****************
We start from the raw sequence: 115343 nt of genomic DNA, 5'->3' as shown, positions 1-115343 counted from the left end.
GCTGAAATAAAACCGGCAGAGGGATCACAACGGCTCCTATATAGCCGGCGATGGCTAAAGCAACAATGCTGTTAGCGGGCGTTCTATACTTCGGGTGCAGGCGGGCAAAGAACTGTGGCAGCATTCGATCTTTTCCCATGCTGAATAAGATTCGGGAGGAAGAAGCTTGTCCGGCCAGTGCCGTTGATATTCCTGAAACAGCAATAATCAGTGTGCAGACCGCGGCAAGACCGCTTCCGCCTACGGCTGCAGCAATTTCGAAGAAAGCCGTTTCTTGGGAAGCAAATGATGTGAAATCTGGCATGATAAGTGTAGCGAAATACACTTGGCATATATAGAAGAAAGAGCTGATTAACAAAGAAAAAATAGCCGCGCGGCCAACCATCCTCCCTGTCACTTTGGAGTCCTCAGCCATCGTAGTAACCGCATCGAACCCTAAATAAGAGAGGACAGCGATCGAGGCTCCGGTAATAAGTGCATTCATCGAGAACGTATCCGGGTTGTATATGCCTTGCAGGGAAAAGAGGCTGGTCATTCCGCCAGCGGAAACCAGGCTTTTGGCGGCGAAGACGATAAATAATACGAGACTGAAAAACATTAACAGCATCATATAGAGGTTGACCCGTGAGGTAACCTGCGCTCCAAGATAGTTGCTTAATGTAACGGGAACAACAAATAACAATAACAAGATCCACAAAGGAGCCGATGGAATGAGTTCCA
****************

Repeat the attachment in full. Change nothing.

We start from the raw sequence: 115343 nt of genomic DNA, 5'->3' as shown, positions 1-115343 counted from the left end.
GCTGAAATAAAACCGGCAGAGGGATCACAACGGCTCCTATATAGCCGGCGATGGCTAAAGCAACAATGCTGTTAGCGGGCGTTCTATACTTCGGGTGCAGGCGGGCAAAGAACTGTGGCAGCATTCGATCTTTTCCCATGCTGAATAAGATTCGGGAGGAAGAAGCTTGTCCGGCCAGTGCCGTTGATATTCCTGAAACAGCAATAATCAGTGTGCAGACCGCGGCAAGACCGCTTCCGCCTACGGCTGCAGCAATTTCGAAGAAAGCCGTTTCTTGGGAAGCAAATGATGTGAAATCTGGCATGATAAGTGTAGCGAAATACACTTGGCATATATAGAAGAAAGAGCTGATTAACAAAGAAAAAATAGCCGCGCGGCCAACCATCCTCCCTGTCACTTTGGAGTCCTCAGCCATCGTAGTAACCGCATCGAACCCTAAATAAGAGAGGACAGCGATCGAGGCTCCGGTAATAAGTGCATTCATCGAGAACGTATCCGGGTTGTATATGCCTTGCAGGGAAAAGAGGCTGGTCATTCCGCCAGCGGAAACCAGGCTTTTGGCGGCGAAGACGATAAATAATACGAGACTGAAAAACATTAACAGCATCATATAGAGGTTGACCCGTGAGGTAACCTGCGCTCCAAGATAGTTGCTTAATGTAACGGGAACAACAAATAACAATAACAAGATCCACAAAGGAGCCGATGGAATGAGTTCCA